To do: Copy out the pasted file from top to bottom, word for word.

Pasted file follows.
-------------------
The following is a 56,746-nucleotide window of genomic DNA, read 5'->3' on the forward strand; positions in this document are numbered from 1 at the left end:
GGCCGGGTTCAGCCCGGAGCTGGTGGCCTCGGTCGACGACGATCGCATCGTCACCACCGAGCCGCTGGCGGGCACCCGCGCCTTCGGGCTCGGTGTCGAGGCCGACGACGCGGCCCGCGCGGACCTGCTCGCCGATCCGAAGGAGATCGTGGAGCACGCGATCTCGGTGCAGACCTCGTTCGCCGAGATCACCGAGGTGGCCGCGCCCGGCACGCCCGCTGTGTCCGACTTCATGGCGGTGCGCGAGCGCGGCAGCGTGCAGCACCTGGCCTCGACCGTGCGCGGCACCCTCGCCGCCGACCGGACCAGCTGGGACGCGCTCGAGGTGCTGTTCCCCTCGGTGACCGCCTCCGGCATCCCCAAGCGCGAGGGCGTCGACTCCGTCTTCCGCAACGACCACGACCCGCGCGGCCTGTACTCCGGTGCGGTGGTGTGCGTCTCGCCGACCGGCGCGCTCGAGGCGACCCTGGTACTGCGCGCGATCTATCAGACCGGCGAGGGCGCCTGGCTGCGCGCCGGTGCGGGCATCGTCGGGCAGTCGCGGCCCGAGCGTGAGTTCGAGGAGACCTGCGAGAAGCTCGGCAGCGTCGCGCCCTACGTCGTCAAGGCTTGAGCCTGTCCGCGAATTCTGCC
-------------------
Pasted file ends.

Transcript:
The following is a 56,746-nucleotide window of genomic DNA, read 5'->3' on the forward strand; positions in this document are numbered from 1 at the left end:
GGCCGGGTTCAGCCCGGAGCTGGTGGCCTCGGTCGACGACGATCGCATCGTCACCACCGAGCCGCTGGCGGGCACCCGCGCCTTCGGGCTCGGTGTCGAGGCCGACGACGCGGCCCGCGCGGACCTGCTCGCCGATCCGAAGGAGATCGTGGAGCACGCGATCTCGGTGCAGACCTCGTTCGCCGAGATCACCGAGGTGGCCGCGCCCGGCACGCCCGCTGTGTCCGACTTCATGGCGGTGCGCGAGCGCGGCAGCGTGCAGCACCTGGCCTCGACCGTGCGCGGCACCCTCGCCGCCGACCGGACCAGCTGGGACGCGCTCGAGGTGCTGTTCCCCTCGGTGACCGCCTCCGGCATCCCCAAGCGCGAGGGCGTCGACTCCGTCTTCCGCAACGACCACGACCCGCGCGGCCTGTACTCCGGTGCGGTGGTGTGCGTCTCGCCGACCGGCGCGCTCGAGGCGACCCTGGTACTGCGCGCGATCTATCAGACCGGCGAGGGCGCCTGGCTGCGCGCCGGTGCGGGCATCGTCGGGCAGTCGCGGCCCGAGCGTGAGTTCGAGGAGACCTGCGAGAAGCTCGGCAGCGTCGCGCCCTACGTCGTCAAGGCTTGAGCCTGTCCGCGAATTCTGCC